Healthy Living

Checklist: Prepare for an Emergency

Get ready for a storm now, not after it’s made landfall

It’s hurricane and tornado season. Get your family prepared now. Here’s how:
When a storm threatens:

  • Assemble your storm kit.
  • Seal key documents (passports, wills, contracts, insurance papers, car titles, deeds, leases and tax information) in zip plastic bags and get into a protected, dry place, such as a safe-deposit box or home safe.
  • Monitor the news.
  • Set the refrigerator to its coldest setting in case of a power failure.
  • Fill the bathtub(s). It may be your main supply of water.
  • Stock heavy-duty garbage bags for post-storm home and yard cleanup.
  • Check flashlight and radio batteries; have extras on hand.
  • Charge rechargeable cell phones, drills, power screwdrivers, flashlights, lanterns and batteries.
  • Refill medications.
  • Make sure you have enough toilet paper.
  • Get cash (ATMs may not work after a storm).
  • Don’t fill gasoline cans until right before the storm; they are a fire hazard.
  • Fill vehicle fuel tank. Gas stations will run out and some will not have power to run pumps. Check your battery, water and oil. Make sure you have a spare tire and buy aerosol kits that fix and inflate flats.
  • If you plan to leave, start packing. Don’t wait until the storm is almost here to get on the road.
  • Check fire extinguishers.
Related:
What’s In Your First-Aid Kit?

When a storm is approaching:

  • Inside your house, move furniture away from windows or cover with plastic. Move as many valuables as possible off the floor to limit flood damage.
  • If possible, secure small, fragile items that could be thrown around if winds enter your home.
  • Get shutters, storm panels or plywood in place on windows. If you haven’;t installed sockets, attach with wood screws; they’re better than nails and do less damage.
  • Don’t tape windows; tape can create glass daggers.
  • Remove swings and tarps from swing sets. Tie down anything you can’t bring into the house. Check loose gutters, moldings.
  • Move grills, patio furniture and potted plants into your house or garage.
  • Disconnect and remove satellite dish or antenna from your roof.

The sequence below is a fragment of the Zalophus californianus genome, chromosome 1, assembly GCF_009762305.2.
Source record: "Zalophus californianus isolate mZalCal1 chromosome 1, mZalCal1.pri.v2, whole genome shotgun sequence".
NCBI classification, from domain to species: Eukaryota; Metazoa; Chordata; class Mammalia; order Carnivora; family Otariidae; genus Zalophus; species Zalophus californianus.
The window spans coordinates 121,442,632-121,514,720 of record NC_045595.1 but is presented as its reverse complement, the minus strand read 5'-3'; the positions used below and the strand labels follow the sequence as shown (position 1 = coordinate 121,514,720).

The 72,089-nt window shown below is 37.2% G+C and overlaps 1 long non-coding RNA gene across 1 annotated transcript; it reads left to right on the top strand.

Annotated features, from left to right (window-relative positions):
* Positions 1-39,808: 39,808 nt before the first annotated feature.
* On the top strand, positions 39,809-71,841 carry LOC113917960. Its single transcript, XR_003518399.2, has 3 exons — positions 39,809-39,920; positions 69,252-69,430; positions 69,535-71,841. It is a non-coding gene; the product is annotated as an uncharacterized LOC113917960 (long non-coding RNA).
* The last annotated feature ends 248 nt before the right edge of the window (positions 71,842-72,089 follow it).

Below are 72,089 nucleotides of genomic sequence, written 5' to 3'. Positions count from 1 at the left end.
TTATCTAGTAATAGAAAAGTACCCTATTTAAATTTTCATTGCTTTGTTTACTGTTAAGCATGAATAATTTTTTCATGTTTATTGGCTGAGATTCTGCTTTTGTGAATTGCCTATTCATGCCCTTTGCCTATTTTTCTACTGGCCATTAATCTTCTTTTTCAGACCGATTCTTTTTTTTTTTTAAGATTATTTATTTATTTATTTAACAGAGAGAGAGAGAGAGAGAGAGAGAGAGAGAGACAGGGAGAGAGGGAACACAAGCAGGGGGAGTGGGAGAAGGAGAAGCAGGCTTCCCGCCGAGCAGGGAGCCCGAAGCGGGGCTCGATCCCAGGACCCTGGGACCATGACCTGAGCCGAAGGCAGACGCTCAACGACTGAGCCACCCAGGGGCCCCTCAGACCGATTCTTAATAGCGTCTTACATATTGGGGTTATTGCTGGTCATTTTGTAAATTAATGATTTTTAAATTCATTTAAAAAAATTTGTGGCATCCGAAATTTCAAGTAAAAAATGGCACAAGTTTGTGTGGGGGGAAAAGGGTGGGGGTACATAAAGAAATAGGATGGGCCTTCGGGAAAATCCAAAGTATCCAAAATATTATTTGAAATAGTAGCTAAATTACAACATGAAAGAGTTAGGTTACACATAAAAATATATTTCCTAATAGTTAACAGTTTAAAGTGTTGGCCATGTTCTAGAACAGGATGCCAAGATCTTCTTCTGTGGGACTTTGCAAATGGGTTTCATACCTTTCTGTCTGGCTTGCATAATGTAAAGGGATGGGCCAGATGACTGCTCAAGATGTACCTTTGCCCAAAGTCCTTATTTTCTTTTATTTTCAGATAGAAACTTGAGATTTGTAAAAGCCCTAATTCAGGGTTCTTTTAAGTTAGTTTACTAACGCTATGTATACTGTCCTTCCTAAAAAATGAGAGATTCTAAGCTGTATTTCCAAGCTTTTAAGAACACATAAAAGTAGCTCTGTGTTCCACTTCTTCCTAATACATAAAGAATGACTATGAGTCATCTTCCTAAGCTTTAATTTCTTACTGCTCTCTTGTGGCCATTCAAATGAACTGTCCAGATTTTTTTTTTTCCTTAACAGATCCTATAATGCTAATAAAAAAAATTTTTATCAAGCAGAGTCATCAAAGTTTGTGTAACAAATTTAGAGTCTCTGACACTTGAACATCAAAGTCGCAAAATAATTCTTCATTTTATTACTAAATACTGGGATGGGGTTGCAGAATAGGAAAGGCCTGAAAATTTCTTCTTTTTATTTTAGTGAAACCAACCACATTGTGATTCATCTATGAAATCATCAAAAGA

• Check your mailbox. If it’s loose, secure or remove it.
  • Secure and brace external doors, especially the garage door and double doors.
  • Move vehicles out of flood-prone areas and into garages if possible. If not, park cars away from trees and close to homes or buildings.
  • Don’t turn off your natural gas at the main meter. Only emergency or utility people should do that.

Plan Escape Routes

  • Draw a map of your house. Have at least two escape routes out of each room. Windows and indoor and outdoor doorways are all possibilities. Discuss routes with each family member.
  • Use flame-resistant safety escape ladders. Place them, pre-assembled, near a window on each floor of your home. A 13-foot ladder should be long enough for a two-story home. If bedrooms are on opposite ends of a floor, store a ladder in each room.
  • Make sure your address is visible so emergency vehicles can locate your home as fast as possible.
  • Pick an outdoor meeting place. Make sure it’s a safe distance from your house. Choose two meeting spots. Pick two spots where your family can meet if conditions allow: one close to your house, in case of something like a fire, and one outside your immediate neighborhood, in case nearby streets are closed.
  • Choose a point person. This person should be a family member or friend who lives out of state. After a disaster, it may be easier to call long distance than locally. As soon as it’s possible, each member of your family should call the point person to let his or her location be known.

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